£60,000 improvement cash will warm up Thornbury community centre
THORNBURY'S Chantry Community and Arts Centre is being given almost £60,000 to spend on improvements.
The money has come via South Gloucestershire Council, which was given it by developers as part of legal deals connected to the town's Park Farm and Morton Way housing developments.
It will pay to install completely new central heating and hot water systems in the main building and coach house at the centre in Castle Street.
The work should be finished by mid-November, in time for the new heating system to replace the centre's 33 existing storage heaters, providing a "much better environment" for the groups starting to return as the venue reopens following coronavirus restrictions.
Thornbury and District Community Association owns and manages the building.
Chairman David Derham said: “We are absolutely delighted that the council has been able to award this funding to the Chantry.
"The current storage heaters are very old and lack the necessary level of control to provide heat when it is needed. The new heating systems will enable us to provide a much better environment for our user groups and will significantly reduce our operating costs and amount of wasted energy. "We will also be able to comfortably accommodate many more groups in the evenings, when previously the heating was totally unsatisfactory.
"This project will be a critical addition to the many other things we have been doing recently to improve the quality of facilities and business processes at the Chantry.”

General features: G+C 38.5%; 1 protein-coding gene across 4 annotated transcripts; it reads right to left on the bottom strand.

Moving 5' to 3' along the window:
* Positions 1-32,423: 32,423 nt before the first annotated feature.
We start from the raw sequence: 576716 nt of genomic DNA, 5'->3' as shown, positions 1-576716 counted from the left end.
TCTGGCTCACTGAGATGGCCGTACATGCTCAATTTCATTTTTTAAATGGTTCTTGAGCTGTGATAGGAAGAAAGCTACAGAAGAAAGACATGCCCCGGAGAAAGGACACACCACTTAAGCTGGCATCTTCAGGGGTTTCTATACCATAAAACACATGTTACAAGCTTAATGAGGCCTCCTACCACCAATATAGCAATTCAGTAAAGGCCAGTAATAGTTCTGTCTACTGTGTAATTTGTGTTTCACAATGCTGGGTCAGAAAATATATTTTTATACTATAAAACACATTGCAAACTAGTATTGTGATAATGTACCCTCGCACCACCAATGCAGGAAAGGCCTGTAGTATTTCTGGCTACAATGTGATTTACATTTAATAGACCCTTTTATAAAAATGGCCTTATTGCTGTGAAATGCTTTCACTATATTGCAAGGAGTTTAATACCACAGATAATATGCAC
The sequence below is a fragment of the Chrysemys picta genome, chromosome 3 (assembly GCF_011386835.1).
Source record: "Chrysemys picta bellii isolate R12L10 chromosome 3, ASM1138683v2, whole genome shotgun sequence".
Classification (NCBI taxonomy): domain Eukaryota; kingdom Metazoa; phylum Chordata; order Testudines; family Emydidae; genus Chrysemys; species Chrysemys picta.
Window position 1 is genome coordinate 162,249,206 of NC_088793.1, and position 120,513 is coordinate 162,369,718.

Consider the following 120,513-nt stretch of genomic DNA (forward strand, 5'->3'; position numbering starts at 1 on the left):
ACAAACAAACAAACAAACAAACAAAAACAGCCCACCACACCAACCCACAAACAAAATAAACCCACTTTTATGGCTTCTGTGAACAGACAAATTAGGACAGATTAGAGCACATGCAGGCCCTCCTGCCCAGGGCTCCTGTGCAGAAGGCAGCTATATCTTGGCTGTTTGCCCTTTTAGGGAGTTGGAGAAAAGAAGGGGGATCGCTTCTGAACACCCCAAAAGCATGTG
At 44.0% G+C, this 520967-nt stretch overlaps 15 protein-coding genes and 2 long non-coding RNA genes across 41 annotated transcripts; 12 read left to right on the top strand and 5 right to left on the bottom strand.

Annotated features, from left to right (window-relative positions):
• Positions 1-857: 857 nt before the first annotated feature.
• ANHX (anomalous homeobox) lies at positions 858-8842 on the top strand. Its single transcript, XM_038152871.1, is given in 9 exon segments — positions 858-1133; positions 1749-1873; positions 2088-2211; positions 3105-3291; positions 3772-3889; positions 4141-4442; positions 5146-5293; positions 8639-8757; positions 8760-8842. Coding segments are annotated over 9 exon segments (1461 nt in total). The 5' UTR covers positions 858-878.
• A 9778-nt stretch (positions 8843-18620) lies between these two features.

The new heating system work will complete a programme of improvements carried out at the Chantry over the last two years, which also included new windows last year.
Council cabinet member for communities Rachael Hunt said: “We are pleased to secure this funding from nearby developments that will help the Chantry install a more economical heating system and be used to its full potential.
"These improvements will mean the venue can cater for additional community uses, as the current poor heating provision means that the building is not suitable for use for a lot of the target groups in the evening in the later autumn/winter month. Once the work is complete, the facility will hopefully attract new course and activity organisers, to increase the capacity of events at the community centre for local residents.”
The £59,700 funding handed over by the developers of the Park Farm and Morton Way developments was earmarked to be used as a contribution towards providing extra capacity at one of the town's community centres, under a deal linked to planning permission, known as a Section 106 agreement.
Picture: South Gloucestershire cabinet councillor Rachael Hunt, Thornbury and District Community Association chairman David Derham and deputy chair Graham Morris outside the Chantry.